He did so without setback and with minimal pain, save for a couple times when Duckworth said his left foot – the plant foot for the right-hander – was turned too far in or out when it landed on the grass during a pass attempt.
Duckworth completed 8 of 14 passes for 79 yards and a pair of touchdowns against King William and rushed three times for 29 yards, including a 19-yard gain on a quarterback sneak on his first carry of the night late in the first quarter, a result that sent a wave of relief over the senior quarterback.
Duckworth wasn’t flawless against the Cavaliers. He missed on a couple pass attempts and fired wide of a wide-open Grant Scott on what would’ve been a touchdown on a drive that ended on downs deep in King William territory midway through the first half, and he threw an untimely interception from the Rams’ 19-yard line with 6:21 to play with Strasburg trying to ice a 21-point lead. But Duckworth’s presence alone was a huge payoff for the Rams.
“For those guys to see him out there was a great boost of confidence for our team,” Roller said. “When you’ve gone to battle with someone through the whole season and all the sudden he gets hurt, it kind of makes you wonder what’s going on. To have him back, those guys were feeling protective. I think for us, having him back was a big morale booster just for the fact that if he wasn’t I’m not sure that we could’ve done the things that we did offensively as a team.”
That Duckworth is now considered the heart and soul of Strasburg’s offense is a testament the senior’s mental growth within the sport’s most scrutinized position.
As a junior last season, Duckworth entered summer camp in competition with classmate Ryan Bowers for the Rams’ starting quarterback spot. Neither showed enough in the preseason to earn the confidence of the coaching staff, prompting Roller to thrust running back Adam Miller into the role, a move based more on Miller’s natural athleticism than his quarterbacking ability.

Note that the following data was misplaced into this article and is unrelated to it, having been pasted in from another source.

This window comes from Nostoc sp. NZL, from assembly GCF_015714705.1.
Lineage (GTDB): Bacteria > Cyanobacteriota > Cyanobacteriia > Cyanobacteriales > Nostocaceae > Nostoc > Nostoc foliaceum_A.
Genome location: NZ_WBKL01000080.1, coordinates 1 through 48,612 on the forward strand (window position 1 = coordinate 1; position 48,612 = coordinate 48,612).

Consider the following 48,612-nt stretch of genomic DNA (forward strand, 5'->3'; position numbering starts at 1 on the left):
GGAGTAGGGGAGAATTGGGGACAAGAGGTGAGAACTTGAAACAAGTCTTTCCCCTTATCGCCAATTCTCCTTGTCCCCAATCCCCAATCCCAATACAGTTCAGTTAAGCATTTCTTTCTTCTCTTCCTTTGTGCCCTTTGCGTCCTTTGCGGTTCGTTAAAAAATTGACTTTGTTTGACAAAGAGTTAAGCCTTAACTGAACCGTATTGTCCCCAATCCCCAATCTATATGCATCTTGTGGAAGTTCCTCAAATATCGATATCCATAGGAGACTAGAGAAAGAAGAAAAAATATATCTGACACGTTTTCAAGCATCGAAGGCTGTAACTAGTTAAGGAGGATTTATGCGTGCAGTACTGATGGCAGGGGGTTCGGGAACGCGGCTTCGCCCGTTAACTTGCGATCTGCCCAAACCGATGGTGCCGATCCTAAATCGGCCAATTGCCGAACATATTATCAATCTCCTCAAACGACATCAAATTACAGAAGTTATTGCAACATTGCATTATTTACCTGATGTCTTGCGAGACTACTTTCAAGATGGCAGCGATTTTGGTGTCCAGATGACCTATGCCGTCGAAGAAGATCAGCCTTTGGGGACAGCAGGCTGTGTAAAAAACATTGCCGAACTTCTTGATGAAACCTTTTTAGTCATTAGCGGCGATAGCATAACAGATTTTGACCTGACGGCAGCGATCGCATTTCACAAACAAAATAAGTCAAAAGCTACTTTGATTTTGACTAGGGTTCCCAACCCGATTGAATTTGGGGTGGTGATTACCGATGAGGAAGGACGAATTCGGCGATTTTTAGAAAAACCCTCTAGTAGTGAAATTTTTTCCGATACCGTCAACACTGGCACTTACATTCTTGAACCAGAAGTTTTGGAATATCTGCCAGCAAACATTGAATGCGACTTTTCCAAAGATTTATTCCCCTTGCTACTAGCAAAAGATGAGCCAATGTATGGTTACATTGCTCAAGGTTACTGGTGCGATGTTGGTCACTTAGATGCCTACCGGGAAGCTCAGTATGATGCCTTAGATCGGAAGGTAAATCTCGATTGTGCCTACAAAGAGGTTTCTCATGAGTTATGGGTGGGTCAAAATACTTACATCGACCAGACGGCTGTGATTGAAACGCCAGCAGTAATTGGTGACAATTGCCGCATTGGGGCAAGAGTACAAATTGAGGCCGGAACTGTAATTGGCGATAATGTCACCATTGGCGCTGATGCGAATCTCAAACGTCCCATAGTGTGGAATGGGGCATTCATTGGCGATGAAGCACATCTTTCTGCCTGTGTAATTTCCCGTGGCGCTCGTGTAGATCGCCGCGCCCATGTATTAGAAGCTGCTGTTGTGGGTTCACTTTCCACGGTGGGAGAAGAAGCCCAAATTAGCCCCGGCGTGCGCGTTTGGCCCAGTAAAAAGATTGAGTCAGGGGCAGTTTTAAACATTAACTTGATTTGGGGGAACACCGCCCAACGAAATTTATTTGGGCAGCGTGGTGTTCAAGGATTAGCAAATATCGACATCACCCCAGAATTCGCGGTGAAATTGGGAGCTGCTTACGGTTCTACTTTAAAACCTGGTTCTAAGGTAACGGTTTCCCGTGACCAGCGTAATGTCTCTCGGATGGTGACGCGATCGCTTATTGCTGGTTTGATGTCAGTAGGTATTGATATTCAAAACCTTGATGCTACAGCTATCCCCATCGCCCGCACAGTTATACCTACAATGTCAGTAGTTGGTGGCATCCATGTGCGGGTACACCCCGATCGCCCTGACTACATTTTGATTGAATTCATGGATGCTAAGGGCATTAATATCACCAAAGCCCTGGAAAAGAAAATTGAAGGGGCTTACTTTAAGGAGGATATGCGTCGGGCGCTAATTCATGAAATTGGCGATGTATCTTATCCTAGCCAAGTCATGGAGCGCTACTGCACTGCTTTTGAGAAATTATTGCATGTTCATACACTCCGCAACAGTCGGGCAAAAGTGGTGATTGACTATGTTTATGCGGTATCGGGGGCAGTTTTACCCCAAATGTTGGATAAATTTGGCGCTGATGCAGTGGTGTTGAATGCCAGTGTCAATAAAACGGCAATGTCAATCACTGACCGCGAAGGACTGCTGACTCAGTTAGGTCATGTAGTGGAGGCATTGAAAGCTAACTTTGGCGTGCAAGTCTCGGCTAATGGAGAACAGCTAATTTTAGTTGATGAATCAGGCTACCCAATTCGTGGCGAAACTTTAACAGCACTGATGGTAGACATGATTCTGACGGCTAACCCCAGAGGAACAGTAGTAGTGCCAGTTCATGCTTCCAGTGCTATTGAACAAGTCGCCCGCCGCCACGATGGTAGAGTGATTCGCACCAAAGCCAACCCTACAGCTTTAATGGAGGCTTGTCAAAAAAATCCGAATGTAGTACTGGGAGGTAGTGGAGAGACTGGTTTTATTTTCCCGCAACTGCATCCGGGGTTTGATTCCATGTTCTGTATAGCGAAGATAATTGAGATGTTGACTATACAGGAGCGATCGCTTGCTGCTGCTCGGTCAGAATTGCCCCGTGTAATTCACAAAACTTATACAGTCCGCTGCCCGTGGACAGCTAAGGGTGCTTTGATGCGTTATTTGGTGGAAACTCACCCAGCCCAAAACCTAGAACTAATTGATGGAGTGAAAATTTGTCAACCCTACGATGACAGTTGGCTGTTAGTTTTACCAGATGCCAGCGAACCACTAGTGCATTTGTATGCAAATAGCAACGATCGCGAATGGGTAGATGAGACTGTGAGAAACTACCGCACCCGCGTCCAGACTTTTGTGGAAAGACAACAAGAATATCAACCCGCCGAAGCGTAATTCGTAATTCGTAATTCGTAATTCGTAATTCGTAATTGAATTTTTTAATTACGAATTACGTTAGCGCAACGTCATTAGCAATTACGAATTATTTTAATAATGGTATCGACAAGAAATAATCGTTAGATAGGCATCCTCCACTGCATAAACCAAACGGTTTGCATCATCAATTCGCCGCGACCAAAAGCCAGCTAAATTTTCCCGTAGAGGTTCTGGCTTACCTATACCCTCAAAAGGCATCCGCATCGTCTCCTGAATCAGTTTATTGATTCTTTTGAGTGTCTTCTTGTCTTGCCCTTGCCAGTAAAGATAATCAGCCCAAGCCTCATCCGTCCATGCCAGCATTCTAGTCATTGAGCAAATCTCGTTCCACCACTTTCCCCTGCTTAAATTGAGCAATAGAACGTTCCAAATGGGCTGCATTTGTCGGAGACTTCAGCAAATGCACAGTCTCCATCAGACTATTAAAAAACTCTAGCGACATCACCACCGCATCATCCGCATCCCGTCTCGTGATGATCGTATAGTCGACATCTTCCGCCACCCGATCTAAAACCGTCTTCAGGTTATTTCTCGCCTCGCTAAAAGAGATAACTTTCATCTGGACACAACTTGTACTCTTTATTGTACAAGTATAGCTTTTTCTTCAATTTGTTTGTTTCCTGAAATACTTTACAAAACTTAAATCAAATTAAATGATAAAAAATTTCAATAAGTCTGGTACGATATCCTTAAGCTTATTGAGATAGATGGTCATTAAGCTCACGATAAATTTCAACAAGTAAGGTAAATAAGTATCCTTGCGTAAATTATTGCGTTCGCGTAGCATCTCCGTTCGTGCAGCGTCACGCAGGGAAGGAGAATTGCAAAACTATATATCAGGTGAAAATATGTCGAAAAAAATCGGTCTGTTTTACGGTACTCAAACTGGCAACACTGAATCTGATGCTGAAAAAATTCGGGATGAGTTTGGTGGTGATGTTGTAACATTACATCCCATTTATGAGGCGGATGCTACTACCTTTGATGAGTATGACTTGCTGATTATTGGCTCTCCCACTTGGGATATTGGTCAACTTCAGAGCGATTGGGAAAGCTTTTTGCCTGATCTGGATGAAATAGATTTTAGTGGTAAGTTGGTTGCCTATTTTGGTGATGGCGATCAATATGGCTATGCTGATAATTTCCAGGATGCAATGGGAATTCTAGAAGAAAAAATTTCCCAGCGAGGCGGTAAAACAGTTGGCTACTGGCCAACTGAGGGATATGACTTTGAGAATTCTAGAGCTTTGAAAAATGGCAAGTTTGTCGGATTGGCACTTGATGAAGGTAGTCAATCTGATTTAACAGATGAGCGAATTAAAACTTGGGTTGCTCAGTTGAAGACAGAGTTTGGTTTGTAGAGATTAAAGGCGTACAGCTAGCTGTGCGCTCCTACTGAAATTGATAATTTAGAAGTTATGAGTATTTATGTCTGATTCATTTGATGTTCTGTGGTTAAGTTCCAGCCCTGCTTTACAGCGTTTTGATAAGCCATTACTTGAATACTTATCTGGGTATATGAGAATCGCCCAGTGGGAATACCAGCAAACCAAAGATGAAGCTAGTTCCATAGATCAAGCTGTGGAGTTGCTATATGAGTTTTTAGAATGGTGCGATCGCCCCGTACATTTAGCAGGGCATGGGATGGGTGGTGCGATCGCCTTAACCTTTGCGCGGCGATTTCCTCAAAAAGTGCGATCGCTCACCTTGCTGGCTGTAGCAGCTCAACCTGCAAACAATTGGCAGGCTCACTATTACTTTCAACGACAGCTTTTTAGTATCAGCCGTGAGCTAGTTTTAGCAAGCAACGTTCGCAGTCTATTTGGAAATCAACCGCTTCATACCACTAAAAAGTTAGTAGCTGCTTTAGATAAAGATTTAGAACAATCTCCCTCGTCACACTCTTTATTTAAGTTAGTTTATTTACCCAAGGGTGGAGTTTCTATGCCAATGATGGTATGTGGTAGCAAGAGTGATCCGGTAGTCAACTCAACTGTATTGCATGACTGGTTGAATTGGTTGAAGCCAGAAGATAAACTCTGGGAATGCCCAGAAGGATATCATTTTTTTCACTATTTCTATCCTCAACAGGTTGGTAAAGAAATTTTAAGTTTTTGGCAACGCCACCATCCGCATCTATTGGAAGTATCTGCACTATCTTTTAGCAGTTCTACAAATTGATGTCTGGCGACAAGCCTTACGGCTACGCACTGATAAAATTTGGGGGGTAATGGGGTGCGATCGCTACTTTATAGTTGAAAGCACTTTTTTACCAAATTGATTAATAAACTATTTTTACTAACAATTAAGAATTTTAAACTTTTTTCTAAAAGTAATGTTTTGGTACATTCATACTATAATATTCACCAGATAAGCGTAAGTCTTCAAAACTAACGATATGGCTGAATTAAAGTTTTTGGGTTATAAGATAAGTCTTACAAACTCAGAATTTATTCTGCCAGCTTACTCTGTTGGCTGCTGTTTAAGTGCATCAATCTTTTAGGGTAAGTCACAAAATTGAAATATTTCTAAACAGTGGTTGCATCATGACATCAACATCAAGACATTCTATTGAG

“I had no idea how to read the defense at all,” Duckworth admitted, adding that he entered his junior season not expecting to face much competition for the quarterback spot.
Afforded a year to mature as a QB and faced with the realization that this year would be his last with the Rams, Duckworth put in extra work this past summer. He studied film to strengthen his ability to read defensive coverages and improve his pre-snap reads, and he’s had the luxury of taking nearly every quarterback snap at practice this season (Miller transferred to Sherando for his senior season and Bowers did not play football this fall).
As the Rams’ undisputed starting quarterback this season, Duckworth has completed 80 of 160 passes for 1,007 yards, 11 touchdowns and seven interceptions while also rushing for 259 yards and two touchdowns, numbers that garnered the senior second-team recognition on the All-Bull Run District team.
Not at all limited to one side of the ball due to his valuable status on the Rams’ offense, the 6-foot, 195-pound Duckworth (also a second-team all district defensive end) has tallied 53 total tackles, tied for the team’s third-highest total, while playing nearly every down at one of defense’s most physically taxing positions.
“There’s many times that he’d walk off the field after the game and Coach (Tripp) Lamb and I would be wondering how he could actually walk because of the beating he took,” Roller said.
It’s that toughness, along with his calming influence, that draws praise from Duckworth’s teammates, and those attributes could prove an invaluable asset as the No. 7 Rams attempt to knock off second-seeded Goochland on the road Friday night.
“He’s definitely got the leadership role that we love about him,” Rams senior lineman Ryan Jenkins said. “No matter what the score is he’s always cool, calm and collected and he’s never freaking out. If we’re down he’ll just get focused and try to get us right back in the game. He’s never down or anything. He’s just always positive and trying to keep us driving forward.”
Contact staff writer Brad Fauber at 540-465-5137 ext. 161, or firstname.lastname@example.org